Sometimes bold words call for bold actions to make the words stick.
An industry analyst has done just that, proclaiming that VMware could represent a more dangerous threat to Microsoft (Quote) than even Google (Quote). He also called for VMware owner EMC (Quote) to either sell off the virtualization vendor in order to let it grow more quickly, or integrate it across its product lines in order to become a more formidable opponent.
Gartner analyst Tom Bittman made these statements and calls to action during the Gartner Infrastructure, Management and Operations show in Florida earlier this month. The inaugural show drew nearly 1,000 attendees to hear about virtualization, IT operations management, power and cooling and other critical issues.
The analyst delved into his comments in a briefing with internetnews.com after the speech, exploring pros and cons for both rivals in the market for server virtualization, where multiple operating systems are run on fewer machines to create hardware efficiencies.
"I believe VMware could represent a very serious challenge to Microsoft's hegemony. VMware creates the ability to manage below the operating system, which turns the operating system into a commodity. Citrix wasn't a threat. Netscape wasn't a threat. These were replaceable technologies. VMware has an opportunity to become irreplaceable."
Irreplaceable? Strong words about a market Microsoft and plenty of others play in; the company has systematically managed to take over and lead almost every market it set its sights on. But that's Bittman's belief and he's sticking to it until Microsoft can prove it is a viable rival in the virtualization market. There are no guarantees, of course.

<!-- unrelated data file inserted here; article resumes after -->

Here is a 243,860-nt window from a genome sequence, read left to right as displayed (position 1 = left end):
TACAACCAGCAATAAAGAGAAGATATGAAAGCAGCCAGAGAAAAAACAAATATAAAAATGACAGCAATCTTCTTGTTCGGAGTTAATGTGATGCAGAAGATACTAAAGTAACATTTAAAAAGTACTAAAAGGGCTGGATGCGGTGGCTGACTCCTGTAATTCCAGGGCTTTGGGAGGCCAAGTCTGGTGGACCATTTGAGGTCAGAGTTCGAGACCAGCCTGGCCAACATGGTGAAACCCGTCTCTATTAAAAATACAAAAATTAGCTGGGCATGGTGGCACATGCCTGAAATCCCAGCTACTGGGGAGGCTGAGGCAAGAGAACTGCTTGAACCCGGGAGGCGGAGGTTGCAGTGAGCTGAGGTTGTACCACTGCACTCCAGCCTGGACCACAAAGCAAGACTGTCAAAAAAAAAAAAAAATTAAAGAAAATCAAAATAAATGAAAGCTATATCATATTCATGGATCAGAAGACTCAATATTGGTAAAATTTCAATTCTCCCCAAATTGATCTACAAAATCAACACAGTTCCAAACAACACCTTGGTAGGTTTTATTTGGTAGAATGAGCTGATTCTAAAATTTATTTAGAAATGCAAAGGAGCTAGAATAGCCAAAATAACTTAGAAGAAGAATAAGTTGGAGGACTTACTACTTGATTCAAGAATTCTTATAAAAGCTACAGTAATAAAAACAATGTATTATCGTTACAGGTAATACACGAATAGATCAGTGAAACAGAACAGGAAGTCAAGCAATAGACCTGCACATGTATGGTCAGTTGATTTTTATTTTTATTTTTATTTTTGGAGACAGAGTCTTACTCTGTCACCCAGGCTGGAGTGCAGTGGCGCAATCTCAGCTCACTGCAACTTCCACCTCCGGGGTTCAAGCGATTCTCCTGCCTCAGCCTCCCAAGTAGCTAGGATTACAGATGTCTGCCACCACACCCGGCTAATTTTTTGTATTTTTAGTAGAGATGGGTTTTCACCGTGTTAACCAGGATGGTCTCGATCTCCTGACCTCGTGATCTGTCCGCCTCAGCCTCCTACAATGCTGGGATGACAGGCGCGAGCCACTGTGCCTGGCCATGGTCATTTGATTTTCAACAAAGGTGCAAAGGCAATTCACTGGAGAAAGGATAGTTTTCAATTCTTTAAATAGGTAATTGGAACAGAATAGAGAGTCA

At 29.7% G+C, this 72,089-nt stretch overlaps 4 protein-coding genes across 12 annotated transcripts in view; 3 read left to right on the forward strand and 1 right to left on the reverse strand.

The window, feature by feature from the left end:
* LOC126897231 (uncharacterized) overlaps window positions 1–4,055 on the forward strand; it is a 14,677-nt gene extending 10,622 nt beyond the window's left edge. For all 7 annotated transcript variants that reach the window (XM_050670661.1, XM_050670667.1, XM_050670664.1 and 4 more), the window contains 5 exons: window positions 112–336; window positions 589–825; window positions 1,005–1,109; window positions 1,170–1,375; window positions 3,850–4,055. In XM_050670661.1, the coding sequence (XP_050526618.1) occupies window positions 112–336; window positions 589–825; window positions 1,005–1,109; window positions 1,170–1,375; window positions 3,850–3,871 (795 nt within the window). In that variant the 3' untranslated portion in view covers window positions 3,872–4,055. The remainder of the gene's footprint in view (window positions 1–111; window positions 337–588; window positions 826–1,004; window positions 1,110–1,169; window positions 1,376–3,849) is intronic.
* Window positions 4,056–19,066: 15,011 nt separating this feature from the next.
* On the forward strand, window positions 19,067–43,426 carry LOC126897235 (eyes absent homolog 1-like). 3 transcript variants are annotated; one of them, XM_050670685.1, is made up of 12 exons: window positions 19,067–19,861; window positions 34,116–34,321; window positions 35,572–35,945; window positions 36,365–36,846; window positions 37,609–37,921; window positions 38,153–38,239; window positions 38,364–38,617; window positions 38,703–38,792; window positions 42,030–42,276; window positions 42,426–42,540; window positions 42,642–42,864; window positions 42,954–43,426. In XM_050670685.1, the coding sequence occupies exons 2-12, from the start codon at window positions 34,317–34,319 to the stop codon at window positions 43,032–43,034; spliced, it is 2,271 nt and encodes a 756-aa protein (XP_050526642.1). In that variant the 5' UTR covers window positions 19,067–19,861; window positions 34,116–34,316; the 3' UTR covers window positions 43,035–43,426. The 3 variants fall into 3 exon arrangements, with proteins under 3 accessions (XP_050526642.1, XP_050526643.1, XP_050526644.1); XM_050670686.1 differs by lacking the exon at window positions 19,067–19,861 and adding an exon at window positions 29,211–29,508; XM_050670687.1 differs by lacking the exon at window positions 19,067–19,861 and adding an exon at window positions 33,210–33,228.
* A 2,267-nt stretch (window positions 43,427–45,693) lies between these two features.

"It is unbelievable how much time Microsoft has allowed VMware to grow," Bittman remarked. "I also believe if Microsoft does things right, they can eliminate the challenge," Bittman said.
Microsoft has to execute first, Bittman said, noting that the software giant has already seen some delays to the Viridian hypervisor (define) and some features, including the vital live migration utility for moving servers from one machine to another on the fly.
Bittman said he believes VMware not only needs to quadruple the amount of virtualization licenses it sells this year, but that the virtualization vendor needs to "move very, very rapidly" in creating new features none of the competition -- Microsoft, Xen, Virtual Iron and SWSoft -- yet possess.
Moreover, Bittman feels EMC's ownership and current positioning of VMware -- as a separately run company -- may not help the virtualization power defend against the impending Microsoft juggernaut.
The analyst thinks EMC is enamored of VMware's $1 billion annual run-rate on revenues but still thinks EMC must sell off VMware if VMware is to successfully weather Microsoft's challenge and grow it to its potential.
"As a part of EMC, they cannot make any acquisition that they choose to make," Bittman said. "They are running independently but [VMware President] Diane Green can't decide today to merge with Opsware; while VMware might have aspirations to acquire or merge with Opsware or BladeLogic, so does EMC and they have different goals. I believe EMC should make the money on VMware now and invest it somewhere else -- before VMware gets too big.
The other option?
"Bring them more into the fold," Bittman said. "Make VMware the center of a server infrastructure management business and add the pieces around it, build this up. They would acquire Bladelogic, and other smaller players, or maybe BMC (Quote). This is a major strategy change."
When asked if buying a server startup on which to pre-install VMware software products might be a route VMware could take, Bittman said it's one of the scenarios that may be worth pursuing.
Next page: Reaction to Bittman's points.